I wrote before about my theory that teasels being used to card unspun wool was a myth (at least in medieval England). I've come across a few more pieces of evidence which I thought I would share with you:
Firstly, I hadn't realised before, but the Mendel Hausbuch also has an image of a teasel cross maker:
|Mendel Hausbuch, f. 166v, c. 1545: Jacob Schpensetzer. Source.|
Showing an empty, half-finished and finished teasel cross.
This is quite nice as it clearly shows how they are made. This example has two horizontal wooden slats and uses teasels with uniform stalk lengths. This is unlike the extant National Trust one I showed before, which has an alternative construction where alternate long and short stalks are used to produce two rows of teasel heads attached to a single horizontal slat.
The other useful source I found is an article available here. (Ryder, Michael L. (1994 for 1993) Fascinating Fullonum. Circaea, The Journal of the Association for Environmental Archaeology, 11 (1), 23-31.)
This fascinating review summarises the origins of the cultivated teasel, the history of its cultivation and its use in textile working. I had not realised that teasels were historically a commercially cultivated crop (though it is unclear if this dates back as far as the medieval period). The growing and processing of teasels for the woolen industry was evidently a highly specialised and involved process.
From the article, a few key points jump out:
- The teasel in question is not the wild teasel, which has straight bracts (spines), but the cultivated 'fuller's teasel', which has curved/hooked bracts. Thus, any interpretations should use the latter sort of teasel if possible.
- Raising the nap of cloth is an ancient practice, with some indications that the Ancient Greeks and Romans treated some of their cloth in this way (though not necessarily with teasels).
- Raising the nap of cloth via teasels, and subsequently shearing the nap to an even length, was an established practice in "the Middle Ages" and was carried out by fullers [as I conjectured before].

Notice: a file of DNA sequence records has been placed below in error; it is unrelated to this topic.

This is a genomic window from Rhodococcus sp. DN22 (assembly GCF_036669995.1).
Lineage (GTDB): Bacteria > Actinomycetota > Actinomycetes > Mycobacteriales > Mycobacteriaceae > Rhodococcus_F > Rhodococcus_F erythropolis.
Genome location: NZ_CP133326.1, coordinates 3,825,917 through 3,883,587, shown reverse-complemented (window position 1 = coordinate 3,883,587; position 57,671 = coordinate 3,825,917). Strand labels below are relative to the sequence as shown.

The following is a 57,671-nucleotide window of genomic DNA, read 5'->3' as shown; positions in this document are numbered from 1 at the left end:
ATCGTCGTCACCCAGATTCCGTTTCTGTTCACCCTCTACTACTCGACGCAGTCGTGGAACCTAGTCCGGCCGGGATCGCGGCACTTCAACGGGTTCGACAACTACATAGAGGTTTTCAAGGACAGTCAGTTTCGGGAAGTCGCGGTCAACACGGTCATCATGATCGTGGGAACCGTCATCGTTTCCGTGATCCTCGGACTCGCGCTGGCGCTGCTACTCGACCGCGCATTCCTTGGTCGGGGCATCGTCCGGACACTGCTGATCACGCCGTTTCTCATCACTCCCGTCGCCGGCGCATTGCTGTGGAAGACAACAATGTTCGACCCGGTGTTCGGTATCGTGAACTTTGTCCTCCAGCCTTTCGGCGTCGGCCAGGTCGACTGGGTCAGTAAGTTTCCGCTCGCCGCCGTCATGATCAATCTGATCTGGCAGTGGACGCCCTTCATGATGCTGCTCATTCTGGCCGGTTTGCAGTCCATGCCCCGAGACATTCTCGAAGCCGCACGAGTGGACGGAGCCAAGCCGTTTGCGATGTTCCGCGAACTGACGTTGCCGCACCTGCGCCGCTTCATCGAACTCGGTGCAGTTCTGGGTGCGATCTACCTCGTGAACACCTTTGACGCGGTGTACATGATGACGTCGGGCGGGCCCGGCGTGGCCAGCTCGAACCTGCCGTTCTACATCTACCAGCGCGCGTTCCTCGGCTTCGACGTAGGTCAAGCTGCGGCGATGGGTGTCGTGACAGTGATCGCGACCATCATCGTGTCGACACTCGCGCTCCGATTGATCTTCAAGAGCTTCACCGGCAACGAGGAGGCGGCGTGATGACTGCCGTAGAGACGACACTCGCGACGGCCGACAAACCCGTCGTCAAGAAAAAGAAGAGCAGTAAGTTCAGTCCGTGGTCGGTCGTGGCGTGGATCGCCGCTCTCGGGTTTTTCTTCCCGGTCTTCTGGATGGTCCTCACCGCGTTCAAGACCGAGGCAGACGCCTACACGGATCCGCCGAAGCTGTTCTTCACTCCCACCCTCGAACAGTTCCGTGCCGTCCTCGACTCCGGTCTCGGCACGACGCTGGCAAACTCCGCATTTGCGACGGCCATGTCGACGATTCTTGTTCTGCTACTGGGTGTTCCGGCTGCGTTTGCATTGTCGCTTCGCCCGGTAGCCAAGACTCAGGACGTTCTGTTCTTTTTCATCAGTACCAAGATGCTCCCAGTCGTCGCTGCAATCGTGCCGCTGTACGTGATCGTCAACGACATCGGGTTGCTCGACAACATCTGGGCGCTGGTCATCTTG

- (The Fuller's Guild and the Shearmen's Guild amalgamated into the Cloth-Workers Guild in 1528 - however, the Clothworkers' Company has a fuller's teasel in its coat of arms to this day.)
- There are several examples of teasels or teasel crosses in medieval carvings.
- The 'teasel cross' can also be called a 'teasel hand', a 'hand teasel frame', a 'teasel-bat' or a 'friezing-bat' - the latter referring to the cloth 'frieze' which had a raised nap. (It's unstated which of these names, if any, were used medievally.)
- There is no reference in the article to teasels being used medievally to card unspun wool. The closest reference is this: "The verb to card is apparently derived from the Latin carduus (a thistle) because thistle heads were used in the first hand cards (which were later set with wires). In Iceland, however, the word for teasel is used for card. But hand cards were a medieval invention and Wild (1970) considers that the Roman term carminare for the teasing-out of wool cannot refer to the process we know as 'carding'." (p. 29-30). [If one considers that 'to card' can also mean 'to raise the nap with a teasel cross', then I think at least etymologically this is thoroughly debunked, particularly as raising-the-nap-carding is more than a millenium older than untangling-unspun-wool-carding.]
Finally, there is a lovely 14th Century piece of evidence from Langland's Piers Plowman (1377) :
'Cloth that cometh from the weaving is nought comley to wear till it is fulled ... and with teasels scratched'Overall, I think the evidence against medieval teasel-based carders for unspun wool still stands.